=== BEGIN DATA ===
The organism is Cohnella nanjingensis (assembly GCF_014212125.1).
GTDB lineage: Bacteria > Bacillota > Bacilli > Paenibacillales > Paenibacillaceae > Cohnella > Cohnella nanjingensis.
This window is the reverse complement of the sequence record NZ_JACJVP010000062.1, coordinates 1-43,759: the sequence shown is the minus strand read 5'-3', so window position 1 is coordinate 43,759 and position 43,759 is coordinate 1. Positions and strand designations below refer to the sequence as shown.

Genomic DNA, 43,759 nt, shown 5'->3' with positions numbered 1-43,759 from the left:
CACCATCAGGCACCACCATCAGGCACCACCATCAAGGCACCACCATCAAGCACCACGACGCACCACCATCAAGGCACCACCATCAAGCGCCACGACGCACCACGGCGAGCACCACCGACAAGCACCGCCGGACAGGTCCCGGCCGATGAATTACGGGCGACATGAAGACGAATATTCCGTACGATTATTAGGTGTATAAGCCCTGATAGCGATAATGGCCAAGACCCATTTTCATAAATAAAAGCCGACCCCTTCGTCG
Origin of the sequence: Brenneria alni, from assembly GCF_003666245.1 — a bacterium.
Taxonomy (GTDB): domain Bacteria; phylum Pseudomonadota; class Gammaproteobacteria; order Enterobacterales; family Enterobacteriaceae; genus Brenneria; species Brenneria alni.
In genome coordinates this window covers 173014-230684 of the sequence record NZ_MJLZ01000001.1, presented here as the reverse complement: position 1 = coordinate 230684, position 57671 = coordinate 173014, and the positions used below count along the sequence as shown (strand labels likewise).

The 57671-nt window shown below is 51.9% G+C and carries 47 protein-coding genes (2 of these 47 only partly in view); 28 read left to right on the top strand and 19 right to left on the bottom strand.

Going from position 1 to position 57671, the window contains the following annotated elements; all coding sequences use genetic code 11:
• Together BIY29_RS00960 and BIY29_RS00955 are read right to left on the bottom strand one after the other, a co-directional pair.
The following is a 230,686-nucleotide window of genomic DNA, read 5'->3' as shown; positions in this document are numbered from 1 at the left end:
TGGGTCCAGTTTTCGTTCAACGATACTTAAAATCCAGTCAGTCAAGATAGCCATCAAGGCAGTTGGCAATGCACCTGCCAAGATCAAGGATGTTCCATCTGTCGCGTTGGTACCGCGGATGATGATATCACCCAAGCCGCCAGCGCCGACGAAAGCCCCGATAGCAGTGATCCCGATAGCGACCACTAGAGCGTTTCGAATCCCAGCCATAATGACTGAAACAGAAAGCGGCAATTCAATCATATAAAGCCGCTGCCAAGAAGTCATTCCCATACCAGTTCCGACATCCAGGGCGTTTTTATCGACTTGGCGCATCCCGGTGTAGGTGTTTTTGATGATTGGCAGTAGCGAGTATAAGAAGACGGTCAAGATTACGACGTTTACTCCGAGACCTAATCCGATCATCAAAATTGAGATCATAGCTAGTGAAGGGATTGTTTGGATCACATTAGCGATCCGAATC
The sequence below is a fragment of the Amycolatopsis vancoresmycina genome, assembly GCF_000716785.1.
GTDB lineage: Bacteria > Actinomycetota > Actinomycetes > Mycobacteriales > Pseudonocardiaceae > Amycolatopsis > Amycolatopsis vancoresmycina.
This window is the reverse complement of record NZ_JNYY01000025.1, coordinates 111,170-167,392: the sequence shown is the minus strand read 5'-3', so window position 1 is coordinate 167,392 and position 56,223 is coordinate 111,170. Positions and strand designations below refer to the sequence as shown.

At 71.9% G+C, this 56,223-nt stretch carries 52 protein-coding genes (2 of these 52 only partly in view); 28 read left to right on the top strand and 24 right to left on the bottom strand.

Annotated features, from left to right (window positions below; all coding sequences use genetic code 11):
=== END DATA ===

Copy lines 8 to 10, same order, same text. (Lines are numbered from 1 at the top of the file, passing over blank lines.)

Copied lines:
In genome coordinates this window covers 173014-230684 of the sequence record NZ_MJLZ01000001.1, presented here as the reverse complement: position 1 = coordinate 230684, position 57671 = coordinate 173014, and the positions used below count along the sequence as shown (strand labels likewise).

The 57671-nt window shown below is 51.9% G+C and carries 47 protein-coding genes (2 of these 47 only partly in view); 28 read left to right on the top strand and 19 right to left on the bottom strand.

Going from position 1 to position 57671, the window contains the following annotated elements; all coding sequences use genetic code 11: